Despite only playing two seasons in Turkey with Galatasaray, you managed to become a firm favourite with the fans there. What was your most unforgettable experience at Gala?
I will never forget playing in the Ali Sami Yen stadium: it was completely different from any other stadium I had played in. Even if I was tired I would feel rejuvenated as soon as I passed through the tunnel and out onto the pitch. The atmosphere the fans generated make you feel so much stronger. The moment we returned to Istanbul after our game with Manchester United [in October 1993] is a moment I will always treasure. I was carried by the fans from the plane to the team bus - it was amazing.
Your first game for Switzerland was against France back in 1988. Describe to us your feelings at the time?
I will never forget the game against France on 2 February 1988. As I said before, I went from playing fifth-division football to playing for Switzerland. As I entered the stadium, all I could think about was how far I’d come in such a short space of time. However, I must add, I would have loved to play for Turkey, but I was never offered the opportunity to do so.
You missed out on the 1994 FIFA World Cup™ but represented your nation at UEFA EURO 1996. What was your most memorable moment from the tournament: your goal against England perhaps?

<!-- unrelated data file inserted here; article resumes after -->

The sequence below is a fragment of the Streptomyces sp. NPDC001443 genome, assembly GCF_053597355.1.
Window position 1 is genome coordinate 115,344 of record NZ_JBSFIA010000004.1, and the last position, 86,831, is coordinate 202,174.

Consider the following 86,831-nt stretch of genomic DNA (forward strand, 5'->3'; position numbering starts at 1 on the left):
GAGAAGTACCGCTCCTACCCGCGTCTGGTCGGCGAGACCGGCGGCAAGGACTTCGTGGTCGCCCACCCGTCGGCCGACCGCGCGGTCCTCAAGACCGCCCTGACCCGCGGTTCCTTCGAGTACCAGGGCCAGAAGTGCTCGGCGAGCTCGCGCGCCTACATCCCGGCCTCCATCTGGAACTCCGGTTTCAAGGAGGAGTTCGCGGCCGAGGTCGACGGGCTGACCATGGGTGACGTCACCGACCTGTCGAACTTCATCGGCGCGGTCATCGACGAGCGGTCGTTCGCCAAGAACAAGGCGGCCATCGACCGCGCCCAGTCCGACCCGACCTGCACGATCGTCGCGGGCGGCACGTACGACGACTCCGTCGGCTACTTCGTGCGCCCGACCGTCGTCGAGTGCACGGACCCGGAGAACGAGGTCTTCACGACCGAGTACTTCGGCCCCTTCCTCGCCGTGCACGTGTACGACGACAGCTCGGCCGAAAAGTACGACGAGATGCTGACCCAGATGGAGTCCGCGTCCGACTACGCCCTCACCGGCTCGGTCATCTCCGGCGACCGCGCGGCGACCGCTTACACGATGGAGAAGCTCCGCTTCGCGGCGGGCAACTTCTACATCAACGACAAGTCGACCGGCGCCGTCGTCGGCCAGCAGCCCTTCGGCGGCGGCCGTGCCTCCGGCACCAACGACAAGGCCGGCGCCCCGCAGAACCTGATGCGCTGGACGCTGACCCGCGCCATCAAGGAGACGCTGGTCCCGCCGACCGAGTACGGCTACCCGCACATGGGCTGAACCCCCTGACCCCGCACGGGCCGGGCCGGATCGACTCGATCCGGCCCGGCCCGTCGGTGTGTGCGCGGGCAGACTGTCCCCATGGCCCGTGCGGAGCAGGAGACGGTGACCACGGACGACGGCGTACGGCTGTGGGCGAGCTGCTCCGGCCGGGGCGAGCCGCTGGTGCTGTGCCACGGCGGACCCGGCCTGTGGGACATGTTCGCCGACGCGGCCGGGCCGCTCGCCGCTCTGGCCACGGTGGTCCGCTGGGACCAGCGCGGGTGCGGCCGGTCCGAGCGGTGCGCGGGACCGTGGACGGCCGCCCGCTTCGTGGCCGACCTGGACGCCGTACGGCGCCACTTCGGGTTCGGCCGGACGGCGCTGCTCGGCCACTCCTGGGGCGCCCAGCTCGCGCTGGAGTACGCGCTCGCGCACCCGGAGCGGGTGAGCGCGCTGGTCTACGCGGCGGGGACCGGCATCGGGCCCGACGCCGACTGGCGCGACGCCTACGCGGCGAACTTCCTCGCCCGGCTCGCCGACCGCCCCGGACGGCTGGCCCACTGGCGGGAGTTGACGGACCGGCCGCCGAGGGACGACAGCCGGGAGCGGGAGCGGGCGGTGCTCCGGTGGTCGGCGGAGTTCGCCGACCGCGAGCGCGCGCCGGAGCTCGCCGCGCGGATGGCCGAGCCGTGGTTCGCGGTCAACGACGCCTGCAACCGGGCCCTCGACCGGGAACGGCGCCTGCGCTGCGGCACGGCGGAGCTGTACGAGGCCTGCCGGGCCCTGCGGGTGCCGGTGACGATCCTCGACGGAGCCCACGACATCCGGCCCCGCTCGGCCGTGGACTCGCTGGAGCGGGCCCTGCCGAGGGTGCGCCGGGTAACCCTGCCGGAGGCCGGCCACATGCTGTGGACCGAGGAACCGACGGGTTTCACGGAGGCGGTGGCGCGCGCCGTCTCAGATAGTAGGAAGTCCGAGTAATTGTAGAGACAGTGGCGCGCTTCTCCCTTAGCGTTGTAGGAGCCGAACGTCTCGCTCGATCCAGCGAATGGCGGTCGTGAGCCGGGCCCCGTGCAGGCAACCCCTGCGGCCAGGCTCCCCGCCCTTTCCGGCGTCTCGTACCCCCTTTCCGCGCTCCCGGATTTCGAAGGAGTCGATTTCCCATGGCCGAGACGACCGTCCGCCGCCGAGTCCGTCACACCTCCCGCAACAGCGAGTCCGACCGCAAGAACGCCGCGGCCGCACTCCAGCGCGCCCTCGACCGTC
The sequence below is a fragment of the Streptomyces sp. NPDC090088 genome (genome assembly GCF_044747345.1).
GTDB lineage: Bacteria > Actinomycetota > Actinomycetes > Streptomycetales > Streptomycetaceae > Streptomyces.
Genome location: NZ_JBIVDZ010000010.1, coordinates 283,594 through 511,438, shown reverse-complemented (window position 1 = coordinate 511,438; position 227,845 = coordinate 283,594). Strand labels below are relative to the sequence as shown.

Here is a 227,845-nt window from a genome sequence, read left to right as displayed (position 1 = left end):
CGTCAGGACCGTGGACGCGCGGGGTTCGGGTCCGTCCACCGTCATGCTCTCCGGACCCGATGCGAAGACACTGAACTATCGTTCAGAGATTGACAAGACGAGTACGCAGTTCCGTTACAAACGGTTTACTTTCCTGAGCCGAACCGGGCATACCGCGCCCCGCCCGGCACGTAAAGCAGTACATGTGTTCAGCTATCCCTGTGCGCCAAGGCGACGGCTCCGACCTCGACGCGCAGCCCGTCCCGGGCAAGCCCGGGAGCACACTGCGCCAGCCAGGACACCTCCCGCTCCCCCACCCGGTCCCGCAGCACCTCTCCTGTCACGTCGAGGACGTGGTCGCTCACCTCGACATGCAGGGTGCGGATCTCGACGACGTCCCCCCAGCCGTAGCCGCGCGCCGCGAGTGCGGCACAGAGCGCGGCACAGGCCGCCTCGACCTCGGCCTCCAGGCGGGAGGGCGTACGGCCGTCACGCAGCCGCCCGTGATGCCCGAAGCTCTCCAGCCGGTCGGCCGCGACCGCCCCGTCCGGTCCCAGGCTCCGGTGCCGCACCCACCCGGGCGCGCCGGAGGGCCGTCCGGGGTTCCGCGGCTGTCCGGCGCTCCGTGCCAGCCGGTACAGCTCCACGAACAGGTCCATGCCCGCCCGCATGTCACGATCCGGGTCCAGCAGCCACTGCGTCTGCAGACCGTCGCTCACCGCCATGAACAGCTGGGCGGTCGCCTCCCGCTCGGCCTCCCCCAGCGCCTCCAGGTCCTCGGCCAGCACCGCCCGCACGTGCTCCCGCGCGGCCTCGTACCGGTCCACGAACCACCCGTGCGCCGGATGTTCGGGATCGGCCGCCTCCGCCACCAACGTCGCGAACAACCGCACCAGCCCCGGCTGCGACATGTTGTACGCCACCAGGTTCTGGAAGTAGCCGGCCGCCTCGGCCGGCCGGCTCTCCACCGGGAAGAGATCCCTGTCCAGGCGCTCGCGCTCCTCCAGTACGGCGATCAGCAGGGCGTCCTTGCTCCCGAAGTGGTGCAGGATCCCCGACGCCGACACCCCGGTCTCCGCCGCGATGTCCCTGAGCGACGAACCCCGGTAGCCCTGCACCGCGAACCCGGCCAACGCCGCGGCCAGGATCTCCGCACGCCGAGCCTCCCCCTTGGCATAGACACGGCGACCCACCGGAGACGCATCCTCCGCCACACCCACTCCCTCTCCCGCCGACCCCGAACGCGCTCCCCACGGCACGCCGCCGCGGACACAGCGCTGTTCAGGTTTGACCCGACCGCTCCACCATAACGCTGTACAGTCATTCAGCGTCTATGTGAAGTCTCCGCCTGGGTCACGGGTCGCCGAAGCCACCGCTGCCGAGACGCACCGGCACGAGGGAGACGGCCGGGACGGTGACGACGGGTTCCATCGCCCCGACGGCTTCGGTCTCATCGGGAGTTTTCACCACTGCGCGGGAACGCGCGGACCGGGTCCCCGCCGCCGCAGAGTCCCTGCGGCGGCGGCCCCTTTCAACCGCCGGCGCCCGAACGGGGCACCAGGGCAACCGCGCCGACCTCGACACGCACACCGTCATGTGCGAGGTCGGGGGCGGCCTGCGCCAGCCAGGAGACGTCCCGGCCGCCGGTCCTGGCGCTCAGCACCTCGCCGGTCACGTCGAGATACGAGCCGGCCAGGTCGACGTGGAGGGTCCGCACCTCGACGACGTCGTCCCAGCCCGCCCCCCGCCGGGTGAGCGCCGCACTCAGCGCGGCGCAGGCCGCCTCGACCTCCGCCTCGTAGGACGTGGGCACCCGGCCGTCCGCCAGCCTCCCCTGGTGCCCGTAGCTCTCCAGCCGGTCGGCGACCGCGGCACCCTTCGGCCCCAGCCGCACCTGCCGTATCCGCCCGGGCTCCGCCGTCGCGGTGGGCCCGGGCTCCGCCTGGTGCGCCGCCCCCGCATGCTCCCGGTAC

I missed out on the 1994 World Cup due to a serious injury. At EURO 1996 my most memorable moment was indeed scoring against England at Wembley. When I was a child I could not even imagine playing football at that stadium; to have gone from playing in the street to playing at Wembley was simply unbelievable.
Turkey’s seniors have never scored against their English counterparts but, after your goal against the Three Lions for Switzerland, many Turkish fans at the time said your strike ended that run. How did that make you feel?
When I heard this it made me feel very proud. I too would love for a player wearing the Turkish national team shirt to score against England and, in my opinion, we’re more than capable of doing so.
We hear you’re currently running a restaurant now. How have you found the transition from footballer to restaurateur?
The restaurant is in my hometown, Bellinzona. It’s a lovely place, with people coming for their morning coffee and where I always have friends visiting. In fact, we recently welcomed the Galatasaray volleyball team. Players often distance themselves from each other after retiring, but I wanted to create a place where we could keep in touch. The restaurant is a way of keeping close to the people I love and respect.
Finally, as the FIFA U-20 World Cup Turkey 2013 Ambassador for Fair Play, do you have a message you’d like to state?
Football is a very important part of the lives of young children all around the world. They watch us on TV and dream of becoming the stars of the future. We are responsible for their development, not just on the pitch but off it as well. When you discriminate against an opponent you are not just affecting them, you are also setting a bad example for thousands of young children. A professional footballer must always remember to set an example for the next generation.